Vue.js for React Developers

 Date: June 13, 2022

It’s been a while since I learned “yet another” JavaScript framework. I recently joined the Super.Events team at Meta and the Super web app is written in Vue.js.

I’ve been working with Knockout, Angular, React and Aurelia in the past. Vue has a lot of similarities with pretty much all of them. It’s like an intersection of Angular and React. This blog post is a short overview of gotchas and differences between Vue and other JS frameworks.


I’ve been doing development in VSCode, with the Vetur extension. It’s very useful because vue is using Single-File Components. Vue components have .vue extension and following structure:

<!-- html –>
// JS code
/ * css styles */

You can generate a Vue app with Vue CLI. It’s useful for quickly generating app skeletons, and also provides out of box bundling and minification for production.

Key things to learn

  • Vue has props and state (like React)
  • Vue allows to create components and reference them similarly to React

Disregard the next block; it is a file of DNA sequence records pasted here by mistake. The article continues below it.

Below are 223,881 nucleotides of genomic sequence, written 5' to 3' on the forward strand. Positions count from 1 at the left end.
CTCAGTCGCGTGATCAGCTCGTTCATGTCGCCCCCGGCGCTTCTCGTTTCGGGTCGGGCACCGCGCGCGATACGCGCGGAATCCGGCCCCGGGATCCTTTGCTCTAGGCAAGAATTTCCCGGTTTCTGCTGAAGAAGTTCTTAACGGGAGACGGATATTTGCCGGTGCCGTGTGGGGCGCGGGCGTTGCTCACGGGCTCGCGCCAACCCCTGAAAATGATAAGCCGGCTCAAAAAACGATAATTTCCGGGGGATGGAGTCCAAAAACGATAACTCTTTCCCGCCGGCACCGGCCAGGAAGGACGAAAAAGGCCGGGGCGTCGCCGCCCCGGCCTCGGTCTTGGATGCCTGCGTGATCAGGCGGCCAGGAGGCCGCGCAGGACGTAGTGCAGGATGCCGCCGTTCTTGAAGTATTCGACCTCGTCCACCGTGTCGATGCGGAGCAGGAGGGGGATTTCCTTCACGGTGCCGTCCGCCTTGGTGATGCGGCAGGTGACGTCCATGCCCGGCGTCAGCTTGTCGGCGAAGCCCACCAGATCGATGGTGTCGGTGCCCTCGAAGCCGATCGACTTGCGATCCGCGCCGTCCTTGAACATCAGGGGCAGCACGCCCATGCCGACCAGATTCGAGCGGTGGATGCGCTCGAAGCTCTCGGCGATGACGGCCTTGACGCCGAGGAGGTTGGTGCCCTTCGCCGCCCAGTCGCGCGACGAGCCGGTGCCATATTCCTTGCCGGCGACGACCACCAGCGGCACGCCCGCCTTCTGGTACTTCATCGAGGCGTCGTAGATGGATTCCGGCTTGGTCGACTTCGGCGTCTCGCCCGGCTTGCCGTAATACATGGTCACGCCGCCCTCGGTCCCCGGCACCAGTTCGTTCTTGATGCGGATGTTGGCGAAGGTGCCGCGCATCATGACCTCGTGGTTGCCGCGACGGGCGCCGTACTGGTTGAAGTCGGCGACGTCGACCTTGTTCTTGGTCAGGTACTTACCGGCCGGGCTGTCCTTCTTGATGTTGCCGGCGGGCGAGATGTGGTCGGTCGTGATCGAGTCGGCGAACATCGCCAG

• ​​Vuex is a store like Redux
  • Vue router is very similar to Angular router
  • Dynamic text uses mustaches syntax: <div>Hello, {{ name }}</div> (almost like React but with double curly braces)
  • There is options API and composition API - the best explanation of differences is in (you can switch code samples between options and composition API) and in Vue JS 3 Tutorial for Beginners (part1, part2)
  • To bind variable to component use v-bind:variable or :variable (example)
  • For two way bindings use v-model (example)
  • For event bindings use v-on or @ (example)
  • You can do conditional rendering with v-if directive (example)
  • Directive for iterating thru list: v-for (example)
  • Other useful things:
    • Computeds - changes when underlying variables change, similar to Knockout ko.computed
    • Refs - allows to reference DOM element and manipulate it directly
    • Watchers - allows to subscribe to variable changes, similar to Knockout subscriptions
    • Emits - you can emit events with this.$emit(‘my event’)


 Tags:  javascript

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